Art And Power
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Art And Power

Stalinist purges provide a dark backdrop to the avant-garde photography in new Soviet-era show.

Sandee is the arts and culture editor at the Jewish Week.

In a corner of one of the galleries at the beginning of The Jewish Museum’s compelling new show “The Power of Pictures: Early Soviet Photography, Early Soviet Films,” an unusual 1934 photo-book with foldouts and overlays stands in a glass case, resting in its intricate red fabric-covered slipcase.

A wall text explains that within a few years of its publication, many of the people photographed in “Ten Years of Soviet Uzbekistan,” the work of photographers Alexander Rodchenko and Varvara Stepanova, had “fallen victim to Stalin’s purges. To avoid a similar fate, owners of the volume, including the artists themselves, were required to erase those figures with ink, cut them out, or throw the book away.”

Next to the powerful black-and-white images on the walls from years following the Russian Revolution — photos with unexpected angles, inventive silhouettes and avant-garde composition, showcasing new technology, cityscapes, portraiture, military prowess and individual strength — the photo-book commands less attention. But the book’s history of artistic freedom capped with artistic control is the dark story shadowing all this creative use of light.

The idea for the exhibition grew out of another Jewish Museum exhibit curated by Susan Tumarkin Goodman, senior curator emerita, “Russian Jewish Artists in a Century of Change, 1890 -1990.” In doing research for that 1997 exhibition, which included photography and other arts, she realized that the majority of Soviet-era photographers were Jewish, and she wanted to further investigate this subject. This show began as an exhibit of Soviet-Jewish photographers, and then was expanded to include masters like Rodchenko. Much of the material in the show is being shown in the U.S. for the first time.

In an interview, Goodman, who curated the current exhibition along with Jens Hoffman, a deputy director of the Museum, explains that “Jews, newly liberated from Czarist era anti-Semitism, came pouring into the cities, especially the new capital of Moscow, from the provinces. They were inspired by the Bolshevik Revolution and wanted to document the new society, in which they could participate. They were drawn to photography and filmmaking, relatively new and open fields that lacked a history of excluding Jews.”

Goodman says that while there were quite a few female artists at the time, there were very few female photographers. “It wasn’t so simple as going out and just taking pictures. They had to penetrate the publishing establishment and get commissions; the field required equipment and a lab to do processing, which they lacked.”

Many of the images are iconic, like Arkady Shaikhet’s “Express” (1939), a fast-moving train emerging through clouds, symbolizing movement into the future, and his “Red Army Marching in the Snow” (1927-’28), with soldiers on skis in two lines, artfully shot from above.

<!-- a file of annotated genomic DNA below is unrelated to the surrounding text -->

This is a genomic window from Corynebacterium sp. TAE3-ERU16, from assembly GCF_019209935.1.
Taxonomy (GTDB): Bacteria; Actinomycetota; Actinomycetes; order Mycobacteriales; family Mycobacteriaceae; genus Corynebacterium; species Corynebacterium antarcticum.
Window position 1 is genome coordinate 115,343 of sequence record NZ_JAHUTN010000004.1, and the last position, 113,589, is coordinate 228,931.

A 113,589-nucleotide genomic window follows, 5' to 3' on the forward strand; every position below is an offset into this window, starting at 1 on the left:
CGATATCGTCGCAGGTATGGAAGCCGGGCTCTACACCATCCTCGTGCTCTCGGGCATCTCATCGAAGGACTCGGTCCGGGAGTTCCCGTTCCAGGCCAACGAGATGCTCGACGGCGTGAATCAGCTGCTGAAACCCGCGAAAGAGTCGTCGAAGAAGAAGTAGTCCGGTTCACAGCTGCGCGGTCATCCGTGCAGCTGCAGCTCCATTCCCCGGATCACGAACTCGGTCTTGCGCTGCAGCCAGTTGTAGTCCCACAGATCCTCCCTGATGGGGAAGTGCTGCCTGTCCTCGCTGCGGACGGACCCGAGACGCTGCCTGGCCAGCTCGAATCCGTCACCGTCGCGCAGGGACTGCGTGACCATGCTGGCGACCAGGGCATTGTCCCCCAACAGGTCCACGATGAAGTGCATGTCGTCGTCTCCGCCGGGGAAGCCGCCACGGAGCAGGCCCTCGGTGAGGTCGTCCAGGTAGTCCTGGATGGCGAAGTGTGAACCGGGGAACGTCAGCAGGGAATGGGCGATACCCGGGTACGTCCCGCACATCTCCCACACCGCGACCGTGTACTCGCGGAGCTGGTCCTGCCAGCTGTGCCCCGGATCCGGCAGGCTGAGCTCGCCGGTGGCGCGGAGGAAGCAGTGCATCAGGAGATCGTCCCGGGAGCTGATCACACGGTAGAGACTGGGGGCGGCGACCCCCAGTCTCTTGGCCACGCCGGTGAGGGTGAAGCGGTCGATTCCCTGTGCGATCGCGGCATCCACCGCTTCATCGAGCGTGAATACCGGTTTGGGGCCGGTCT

Georgy Zelma and other photographers were sent to document traditional cultures in faraway regions. His “Voice of Moscow” (1929), featuring two Uzbek men in traditional dress listening to a transistor radio, and “Three Generations in Yakutsk” (1929), shot in Siberia, highlight the multiethnic population. A series of expressive portraits by Moisei Nappelbaum include poet Anna Akhmatova (1924), writer (and later Novel laureate) Boris Pasternak (1926) and Stalin (ca. 1934). A Jewish photographer born in poverty in Minsk, Nappelbaum successfully made the transition from working as a photographer of the tsars to photographing Communist leaders and noted figures.

In sections titled “Staging Happiness” and “Physical Culture,” photographers, who were then expected to glorify Soviet life, show their subjects smiling and robust, like Georgy Petrusov’s “Sunbathing” (1935) and Rodchenko’s “A Jump Into Water” (1942-34), both shot from uncommon perspectives.

From beginning to end, the exhibition suggests connections between photography and truth, visual history and what remains, and between art and power.

In one gallery, two Russian speakers turned to me and said, in English, “This is beautiful but so, so sad.” For these Russian-Jewish immigrants now living in Brooklyn, it was difficult to look at these photos without being reminded of the millions of people killed by Stalin in the 1930s.

The exhibition also includes a gallery of film posters in bold style, and screenings of 12 films by Soviet directors of the era, including Sergei Eisenstein, Dziga Vertov, Yakov Protazanov and others in a small theater at the back of the galleries. The films are shown in their entirety, back-to-back, on a weekly schedule. The handsome accompanying volume by Goodman and Hoffman, “The Power of Pictures” (Yale University Press), features an essay by Alexander Lavrentiev, grandson of Rodchenko.

“The Power of Pictures: Early Soviet Photography, Early Soviet Film” is on view at The Jewish Museum, 1109 Fifth Ave. (92nd Street), through Feb. 7, 2016.

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